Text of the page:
So this time next year?

This time next year we'll be coming to do the big festivals and opening for important metal rock bands. Our first four shows as a band were opening for Metallica. 120,000 people saw us in those first four shows. It was a tremendous honor.

What is the song "Maldita Hisotria" about?

It's a song that basically talks about the maldita historia in Latin America. The lyrics are put together between Kisser, and Gimenez, and Flavio, and everybody brings their talent and intellect; everybody pitches in. SO basically it talks about the history of suffering Latin America has gone through. The biggest cancer is corruption. Besides poverty, lack of education, and health care...the list goes on. But there can be change, and that has to start within us as a people, as a society.

What you think about the history of Death Metal in Florida

It's huge, like it is in Norway, Sweden, and Finland. And Ft Lauderdale has an important reputation. It's a genre that basically I don't personally listen to a lot, but I respect. A lot of the musicians who play it are tremendously talented. At the end of the day it's music...whether it's punk, metal, heavy metal, I don't care the title or label, what's important is that it connects and gives you something you enjoy.

What's your message to the critics?

It's easy to criticize. If you can do it better, then do it. For the future generation of musicians out there, you have to go against it. Forget it and do what you love. Fuck criticism.

Have you had a hard time getting this music out as far as you want it to go?

The business is difficult. In our case, there's no radio support. Even though we come from very important bands that have been part of the history of contemporary Latin music, we started from zero. We finance the records ourselves. We have Warner Latin and Roadrunner giving us marketing and distribution support, but at the end of the day, we're doing the work. Even me, having contacts in the media, and on tv, and radio it's not easy. For the average band it's 1,000 times harder. So the message is never give up on doing what you love.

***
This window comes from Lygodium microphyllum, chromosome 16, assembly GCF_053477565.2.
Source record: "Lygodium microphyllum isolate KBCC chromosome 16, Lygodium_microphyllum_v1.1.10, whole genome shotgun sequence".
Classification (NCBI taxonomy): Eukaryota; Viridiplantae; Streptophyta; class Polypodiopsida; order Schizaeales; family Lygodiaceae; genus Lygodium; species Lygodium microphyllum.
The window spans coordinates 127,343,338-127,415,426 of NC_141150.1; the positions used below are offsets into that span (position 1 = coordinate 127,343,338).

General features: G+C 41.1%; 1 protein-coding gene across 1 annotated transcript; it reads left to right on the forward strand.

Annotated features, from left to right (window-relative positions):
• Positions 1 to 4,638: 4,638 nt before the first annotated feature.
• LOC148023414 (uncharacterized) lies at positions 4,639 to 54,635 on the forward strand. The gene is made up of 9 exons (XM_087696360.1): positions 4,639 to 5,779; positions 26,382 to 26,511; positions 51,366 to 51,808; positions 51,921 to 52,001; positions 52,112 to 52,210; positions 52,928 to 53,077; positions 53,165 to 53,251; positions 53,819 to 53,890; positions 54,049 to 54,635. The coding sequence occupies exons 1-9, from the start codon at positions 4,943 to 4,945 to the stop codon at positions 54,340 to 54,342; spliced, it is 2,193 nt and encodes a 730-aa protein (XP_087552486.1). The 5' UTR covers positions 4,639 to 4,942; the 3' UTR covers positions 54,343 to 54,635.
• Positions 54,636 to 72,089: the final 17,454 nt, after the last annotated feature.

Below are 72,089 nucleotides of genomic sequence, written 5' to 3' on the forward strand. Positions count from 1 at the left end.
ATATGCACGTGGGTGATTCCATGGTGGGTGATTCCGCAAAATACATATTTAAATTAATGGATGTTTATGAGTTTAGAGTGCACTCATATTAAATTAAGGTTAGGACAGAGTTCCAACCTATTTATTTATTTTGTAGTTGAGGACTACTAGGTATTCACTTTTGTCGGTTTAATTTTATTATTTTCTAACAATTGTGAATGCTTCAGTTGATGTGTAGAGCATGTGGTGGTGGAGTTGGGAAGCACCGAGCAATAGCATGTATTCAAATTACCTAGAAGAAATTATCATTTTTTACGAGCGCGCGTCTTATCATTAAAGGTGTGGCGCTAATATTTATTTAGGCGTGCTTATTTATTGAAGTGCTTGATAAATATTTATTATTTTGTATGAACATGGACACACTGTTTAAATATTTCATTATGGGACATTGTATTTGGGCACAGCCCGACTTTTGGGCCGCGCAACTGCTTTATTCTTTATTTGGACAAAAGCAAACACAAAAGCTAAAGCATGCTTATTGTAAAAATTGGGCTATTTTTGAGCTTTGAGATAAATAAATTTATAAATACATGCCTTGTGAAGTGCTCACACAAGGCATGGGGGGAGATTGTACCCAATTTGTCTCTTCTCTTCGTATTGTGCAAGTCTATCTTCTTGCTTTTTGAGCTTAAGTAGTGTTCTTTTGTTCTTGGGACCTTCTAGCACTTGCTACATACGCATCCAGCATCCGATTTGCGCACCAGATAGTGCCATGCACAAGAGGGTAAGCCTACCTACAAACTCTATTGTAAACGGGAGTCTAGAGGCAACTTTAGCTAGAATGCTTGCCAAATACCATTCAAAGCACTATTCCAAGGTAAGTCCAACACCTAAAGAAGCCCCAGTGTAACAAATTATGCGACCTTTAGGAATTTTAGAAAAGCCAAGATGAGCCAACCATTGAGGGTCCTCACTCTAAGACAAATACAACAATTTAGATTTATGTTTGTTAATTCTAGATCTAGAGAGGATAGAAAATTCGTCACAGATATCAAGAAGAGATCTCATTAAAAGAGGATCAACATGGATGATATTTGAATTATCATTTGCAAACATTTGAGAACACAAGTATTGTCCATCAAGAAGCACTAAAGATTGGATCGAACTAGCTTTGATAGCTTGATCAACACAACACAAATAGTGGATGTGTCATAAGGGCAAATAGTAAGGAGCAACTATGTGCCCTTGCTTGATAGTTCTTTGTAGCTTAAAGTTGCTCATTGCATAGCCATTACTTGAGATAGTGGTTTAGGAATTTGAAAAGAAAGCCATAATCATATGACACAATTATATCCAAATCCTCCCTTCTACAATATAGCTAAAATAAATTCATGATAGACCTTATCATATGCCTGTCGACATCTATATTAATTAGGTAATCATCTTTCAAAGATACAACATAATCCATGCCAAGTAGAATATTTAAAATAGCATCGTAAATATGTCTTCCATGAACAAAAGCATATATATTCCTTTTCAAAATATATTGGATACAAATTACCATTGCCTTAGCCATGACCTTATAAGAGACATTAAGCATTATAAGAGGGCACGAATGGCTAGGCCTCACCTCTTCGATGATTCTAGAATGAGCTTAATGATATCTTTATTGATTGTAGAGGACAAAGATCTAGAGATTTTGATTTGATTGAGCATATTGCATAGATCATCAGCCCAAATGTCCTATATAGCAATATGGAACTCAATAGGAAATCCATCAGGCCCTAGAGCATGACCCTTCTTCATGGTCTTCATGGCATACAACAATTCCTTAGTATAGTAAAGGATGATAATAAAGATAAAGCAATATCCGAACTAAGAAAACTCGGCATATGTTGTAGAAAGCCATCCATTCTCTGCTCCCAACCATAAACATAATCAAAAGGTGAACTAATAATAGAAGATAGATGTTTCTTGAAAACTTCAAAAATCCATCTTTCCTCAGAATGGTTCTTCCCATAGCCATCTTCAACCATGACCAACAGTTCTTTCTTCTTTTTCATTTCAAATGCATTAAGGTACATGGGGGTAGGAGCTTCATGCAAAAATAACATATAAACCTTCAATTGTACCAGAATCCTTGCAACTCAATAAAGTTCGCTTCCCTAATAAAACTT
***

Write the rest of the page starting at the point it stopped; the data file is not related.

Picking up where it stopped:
What's the idea behind "Poder Latino?"

Hahahaha Andrés Gimenez has that tattooed on his arm. It's a positive thing, like we have the power and a positive way of doing things as a culture and giving it to the community. We have the credibility of a hard working people, and if we fall down, we get up again and keep on striving to achieve our goals and keep on going as a society and culture. It's a cool way of saying, "we can do it!"

Can you talk some about the song Cosmonauto Quechua?

That one is like a full blown hardcore written by Flavio, and it's a very interesting lyric that talks about how the ancient cultures like Maya and Azteca see themselves as from another world. So it's Flavio's take on a little bit of science fiction. How human being here on Earth are from super amazing ancient cultures. When we play that live, people go bonkers. That's when the big slam and pogo starts, and all hell breaks loose.

CANCELED De La Tierra. With Black Jacket and Suffering Tool. Presented by NYK Productions. Friday, September 5. Grand Central, 697 N. Miami Ave., Miami. The show starts at 8 p.m. and tickets cost $30 plus fees via All ages. Call 305-377-2277 or visit